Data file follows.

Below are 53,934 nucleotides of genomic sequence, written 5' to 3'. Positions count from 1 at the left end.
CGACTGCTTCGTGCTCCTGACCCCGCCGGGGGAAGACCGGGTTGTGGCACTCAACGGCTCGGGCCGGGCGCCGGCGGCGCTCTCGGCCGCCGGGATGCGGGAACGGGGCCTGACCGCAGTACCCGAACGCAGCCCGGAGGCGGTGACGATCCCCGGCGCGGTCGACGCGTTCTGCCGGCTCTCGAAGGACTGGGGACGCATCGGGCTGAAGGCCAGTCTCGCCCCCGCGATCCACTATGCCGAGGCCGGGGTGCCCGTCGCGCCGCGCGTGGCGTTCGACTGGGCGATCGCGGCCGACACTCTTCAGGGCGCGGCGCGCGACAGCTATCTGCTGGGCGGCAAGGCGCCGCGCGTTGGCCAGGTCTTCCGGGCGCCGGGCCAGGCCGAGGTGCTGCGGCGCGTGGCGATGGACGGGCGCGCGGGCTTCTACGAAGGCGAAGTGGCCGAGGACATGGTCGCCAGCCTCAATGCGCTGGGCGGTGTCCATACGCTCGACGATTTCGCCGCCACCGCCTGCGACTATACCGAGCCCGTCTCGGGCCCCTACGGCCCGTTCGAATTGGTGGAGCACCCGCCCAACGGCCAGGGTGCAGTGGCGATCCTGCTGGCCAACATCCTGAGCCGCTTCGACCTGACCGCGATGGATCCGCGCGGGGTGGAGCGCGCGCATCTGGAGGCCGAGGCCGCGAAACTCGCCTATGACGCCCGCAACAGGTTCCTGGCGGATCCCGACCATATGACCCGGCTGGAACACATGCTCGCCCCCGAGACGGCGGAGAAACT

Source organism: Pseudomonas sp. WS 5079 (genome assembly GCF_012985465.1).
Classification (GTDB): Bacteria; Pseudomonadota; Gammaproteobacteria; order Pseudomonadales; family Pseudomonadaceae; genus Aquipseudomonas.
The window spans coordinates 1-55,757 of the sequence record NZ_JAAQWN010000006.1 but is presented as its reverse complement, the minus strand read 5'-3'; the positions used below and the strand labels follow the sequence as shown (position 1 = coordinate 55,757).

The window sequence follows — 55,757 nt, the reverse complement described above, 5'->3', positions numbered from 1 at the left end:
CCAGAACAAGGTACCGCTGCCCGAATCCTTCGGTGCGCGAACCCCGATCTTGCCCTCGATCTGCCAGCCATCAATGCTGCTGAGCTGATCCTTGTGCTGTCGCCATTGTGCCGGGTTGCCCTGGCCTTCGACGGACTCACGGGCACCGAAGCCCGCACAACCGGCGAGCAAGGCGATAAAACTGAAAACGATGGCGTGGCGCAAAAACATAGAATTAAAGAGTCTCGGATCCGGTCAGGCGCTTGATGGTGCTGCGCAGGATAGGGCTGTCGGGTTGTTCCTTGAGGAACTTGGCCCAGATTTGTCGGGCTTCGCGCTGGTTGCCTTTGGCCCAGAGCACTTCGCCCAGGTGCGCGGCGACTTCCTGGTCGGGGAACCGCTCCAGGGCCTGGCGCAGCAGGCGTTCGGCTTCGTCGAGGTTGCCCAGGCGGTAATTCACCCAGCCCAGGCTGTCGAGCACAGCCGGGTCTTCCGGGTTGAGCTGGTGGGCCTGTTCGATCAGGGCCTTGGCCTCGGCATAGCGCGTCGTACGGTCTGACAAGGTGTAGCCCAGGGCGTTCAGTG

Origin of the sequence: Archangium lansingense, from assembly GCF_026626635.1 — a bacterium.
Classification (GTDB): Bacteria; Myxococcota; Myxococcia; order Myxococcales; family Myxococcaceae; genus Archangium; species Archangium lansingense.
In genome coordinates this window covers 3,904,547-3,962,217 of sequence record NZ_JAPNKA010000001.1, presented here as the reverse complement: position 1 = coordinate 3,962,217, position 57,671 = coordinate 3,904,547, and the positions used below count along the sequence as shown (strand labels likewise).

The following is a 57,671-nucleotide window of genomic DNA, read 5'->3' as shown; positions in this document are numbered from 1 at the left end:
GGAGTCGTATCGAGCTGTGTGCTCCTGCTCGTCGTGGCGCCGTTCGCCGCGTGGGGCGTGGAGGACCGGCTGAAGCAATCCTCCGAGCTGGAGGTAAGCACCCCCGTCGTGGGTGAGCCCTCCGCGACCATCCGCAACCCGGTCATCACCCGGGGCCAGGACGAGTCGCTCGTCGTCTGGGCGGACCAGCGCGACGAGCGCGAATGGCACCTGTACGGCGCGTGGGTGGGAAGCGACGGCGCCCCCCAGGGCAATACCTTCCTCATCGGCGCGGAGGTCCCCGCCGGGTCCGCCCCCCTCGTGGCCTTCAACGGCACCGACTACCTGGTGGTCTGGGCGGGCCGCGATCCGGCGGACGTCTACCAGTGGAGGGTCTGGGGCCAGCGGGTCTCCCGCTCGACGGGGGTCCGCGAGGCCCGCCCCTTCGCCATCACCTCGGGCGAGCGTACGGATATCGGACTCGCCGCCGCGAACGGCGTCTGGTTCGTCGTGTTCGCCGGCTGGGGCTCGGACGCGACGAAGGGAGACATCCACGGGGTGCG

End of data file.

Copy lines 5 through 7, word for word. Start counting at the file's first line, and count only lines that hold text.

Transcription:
The window spans coordinates 1-55,757 of the sequence record NZ_JAAQWN010000006.1 but is presented as its reverse complement, the minus strand read 5'-3'; the positions used below and the strand labels follow the sequence as shown (position 1 = coordinate 55,757).

The window sequence follows — 55,757 nt, the reverse complement described above, 5'->3', positions numbered from 1 at the left end:
CCAGAACAAGGTACCGCTGCCCGAATCCTTCGGTGCGCGAACCCCGATCTTGCCCTCGATCTGCCAGCCATCAATGCTGCTGAGCTGATCCTTGTGCTGTCGCCATTGTGCCGGGTTGCCCTGGCCTTCGACGGACTCACGGGCACCGAAGCCCGCACAACCGGCGAGCAAGGCGATAAAACTGAAAACGATGGCGTGGCGCAAAAACATAGAATTAAAGAGTCTCGGATCCGGTCAGGCGCTTGATGGTGCTGCGCAGGATAGGGCTGTCGGGTTGTTCCTTGAGGAACTTGGCCCAGATTTGTCGGGCTTCGCGCTGGTTGCCTTTGGCCCAGAGCACTTCGCCCAGGTGCGCGGCGACTTCCTGGTCGGGGAACCGCTCCAGGGCCTGGCGCAGCAGGCGTTCGGCTTCGTCGAGGTTGCCCAGGCGGTAATTCACCCAGCCCAGGCTGTCGAGCACAGCCGGGTCTTCCGGGTTGAGCTGGTGGGCCTGTTCGATCAGGGCCTTGGCCTCGGCATAGCGCGTCGTACGGTCTGACAAGGTGTAGCCCAGGGCGTTCAGTG